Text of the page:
Skip to content

Arbitrator dismisses grievances filed by correctional officers at District Jail

Three correctional officers at the Thunder Bay District Jail filed grievances after it was believed their personal information was disclosed to inmates at the facility
Thunder Bay District Jail Summer
The Thunder Bay District Jail. (File).

THUNDER BAY - Grievances filed by three correctional officers at the Thunder Bay District Jail who believed their personal information was erroneously shared with two inmates have been dismissed.

Tatiana Wacyk, an arbitrator with the Grievance Settlement Board, released her decision on July 28, 2022 in the matter between the Ontario Public Service Employees Union on behalf of the three correctional officers and the Ministry of the Solicitor General.

It was alleged the Ministry was in violation of the Collective Agreement and the Occupational Health and Safety Act by failing to “take all reasonable precautions with regard to the grievors’ safety both in and outside of the workplace.”

Hearings opened in February 2021 and concluded in March 2022. The incident dates back to March 2014 when an assault at the Thunder Bay District Jail by two inmates sent another inmate to the hospital.

Two of the correctional officers were on duty in the living unit where the assault took place and the third officer arrived shortly after and transported the injured inmate to the hospital. Officers with the Thunder Bay Police Service took the correctional officer’s contact information at the hospital after interviewing the injured inmate.

The two inmates were charged and the Police Service’s record management system auto-populated the information of the officers from another database into the disclosure for the Crown. 

In July 2014, one of the inmates involved in the assault and had connections to a Toronto gang, informed one of the correctional officers that the personal information of the three officers including home addresses and cell phone numbers were included in the disclosure prepared by the Crown and sent to his lawyer.

The inmate also said the second inmate involved in the assault, who did not like the correctional officer, also had the personal information.

The correctional officers raised the issue with the deputy superintendent at the District Jail who later emailed the three officers stating an error had occurred at the Courthouse in processing the disclosure and that their personal information was listed.

The email went on to say that the police, Crown, and defense counsel dealt with the matter and all personal information had been removed from the disclosure.

However, the three officers were under the impression that the disclosure had been seen by the inmates, which caused significant stress, anxiety, and concerns for their safety.

A law enforcement investigator met with the three officers over the coming weeks and made recommendations for home security measures, though any upgrades would have to be paid for by the officers, which they could not afford.

One of the officers so distressed by the circumstances ended up leaving the District Jail and moving to another jurisdiction.

The three officers believed the inmates had seen their personal information and it wasn’t until the Settlement Board hearings, seven years later, that it became clear that the inmates had never actually seen the disclosure with their personal information and it was only sent to the one inmate’s lawyer in Toronto.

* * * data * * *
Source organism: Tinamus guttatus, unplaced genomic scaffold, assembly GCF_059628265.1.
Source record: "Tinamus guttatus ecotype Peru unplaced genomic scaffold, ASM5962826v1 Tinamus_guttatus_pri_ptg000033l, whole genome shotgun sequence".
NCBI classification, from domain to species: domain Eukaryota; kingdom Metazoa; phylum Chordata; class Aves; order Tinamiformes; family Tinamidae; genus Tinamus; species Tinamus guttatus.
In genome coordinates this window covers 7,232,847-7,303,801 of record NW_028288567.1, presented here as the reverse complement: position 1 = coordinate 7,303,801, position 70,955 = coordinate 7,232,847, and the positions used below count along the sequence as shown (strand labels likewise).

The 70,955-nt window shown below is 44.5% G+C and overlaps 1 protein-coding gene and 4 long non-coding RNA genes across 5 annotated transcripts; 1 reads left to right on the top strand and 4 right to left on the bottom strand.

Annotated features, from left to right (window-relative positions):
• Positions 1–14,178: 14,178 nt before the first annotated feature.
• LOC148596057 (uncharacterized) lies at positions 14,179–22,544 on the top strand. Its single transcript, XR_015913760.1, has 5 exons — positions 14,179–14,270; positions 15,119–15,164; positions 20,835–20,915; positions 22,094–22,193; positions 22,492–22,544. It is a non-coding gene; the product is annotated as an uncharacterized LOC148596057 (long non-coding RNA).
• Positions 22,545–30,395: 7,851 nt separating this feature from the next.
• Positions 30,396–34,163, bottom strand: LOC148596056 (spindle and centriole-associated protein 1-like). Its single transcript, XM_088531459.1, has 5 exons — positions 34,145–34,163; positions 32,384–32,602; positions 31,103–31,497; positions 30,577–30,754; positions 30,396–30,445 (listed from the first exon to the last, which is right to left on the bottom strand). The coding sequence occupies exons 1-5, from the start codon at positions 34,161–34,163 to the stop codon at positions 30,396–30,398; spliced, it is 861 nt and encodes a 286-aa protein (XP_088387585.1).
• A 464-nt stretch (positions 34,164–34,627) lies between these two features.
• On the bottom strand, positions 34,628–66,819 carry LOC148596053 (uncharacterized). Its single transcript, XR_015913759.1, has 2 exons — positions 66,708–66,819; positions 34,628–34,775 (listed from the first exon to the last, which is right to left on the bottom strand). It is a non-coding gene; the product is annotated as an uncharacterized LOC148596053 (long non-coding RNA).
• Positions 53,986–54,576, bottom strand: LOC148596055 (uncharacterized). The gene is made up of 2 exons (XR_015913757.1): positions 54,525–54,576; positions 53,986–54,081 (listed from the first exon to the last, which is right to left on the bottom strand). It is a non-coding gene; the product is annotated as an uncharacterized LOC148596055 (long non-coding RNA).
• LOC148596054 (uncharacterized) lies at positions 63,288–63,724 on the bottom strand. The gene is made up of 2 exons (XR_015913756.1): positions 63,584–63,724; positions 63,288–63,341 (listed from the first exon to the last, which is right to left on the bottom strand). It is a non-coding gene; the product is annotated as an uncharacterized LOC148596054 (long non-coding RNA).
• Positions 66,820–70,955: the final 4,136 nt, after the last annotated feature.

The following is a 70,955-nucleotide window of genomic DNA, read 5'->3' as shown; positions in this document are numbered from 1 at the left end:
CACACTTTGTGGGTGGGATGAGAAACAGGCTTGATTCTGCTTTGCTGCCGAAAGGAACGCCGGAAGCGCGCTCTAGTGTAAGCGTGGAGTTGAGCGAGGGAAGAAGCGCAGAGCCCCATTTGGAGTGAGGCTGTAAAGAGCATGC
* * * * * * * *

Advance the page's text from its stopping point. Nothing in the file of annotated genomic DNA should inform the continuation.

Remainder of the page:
In her decision, Wacyk said the evidence shows “things went awry very early in the parties’ communications.”

“Accordingly, to the extent there occurred a breakdown in the communications between the Employer and the grievors regard in this issue, resulting in unnecessary concern and stress on the part of the grievors, I find the grievors bear some responsibility in that regard,” Wacyk said.

“That having been said, it is apparent the Employer ought to have been clearer in its communications with the grievors.  However, I find this lack of clarity was unintentional and resulted in large part from a misunderstanding regarding the grievors’ interpretation of the information they did have, and the specific focus on a ‘full investigation' referenced in their communications.”

Wacyk added that the lack of clarity did not rise to the level of breaching the Collective Agreement or the Occupational Health and Safety Act.

“Rather, I find on the basis of all of the evidence, the steps the Employer took to protect the safety of the grievors were rational, reasonable and responsible,” she said.

A civil action was also filed by the three correctional officers against the Thunder Bay Police Services Board seeking general damages in the amount of $90,000 and punitive damages of $10,000 for each plaintiff.

The statement of claim was filed in 2016 citing negligence on the part of the Thunder Bay Police Service officers and the Police Services Board for including the correctional officers’ personal information in the disclosure.

“The plaintiffs are seeking redress for the careless breach that has caused severe emotional distress to the plaintiffs and their families with significant risks to their health and safety,” the statement of claim reads.

A statement of defense was filed by the Police Services Board in 2017, however, in June 2022, a ruling was made dismissing the plaintiff’s motion to extend the time to set the matter for trial, with the judge saying the plaintiffs did not demonstrate an acceptable explanation for the delay in proceedings.


push icon
Be the first to read breaking stories. Enable push notifications on your device. Disable anytime.
No thanks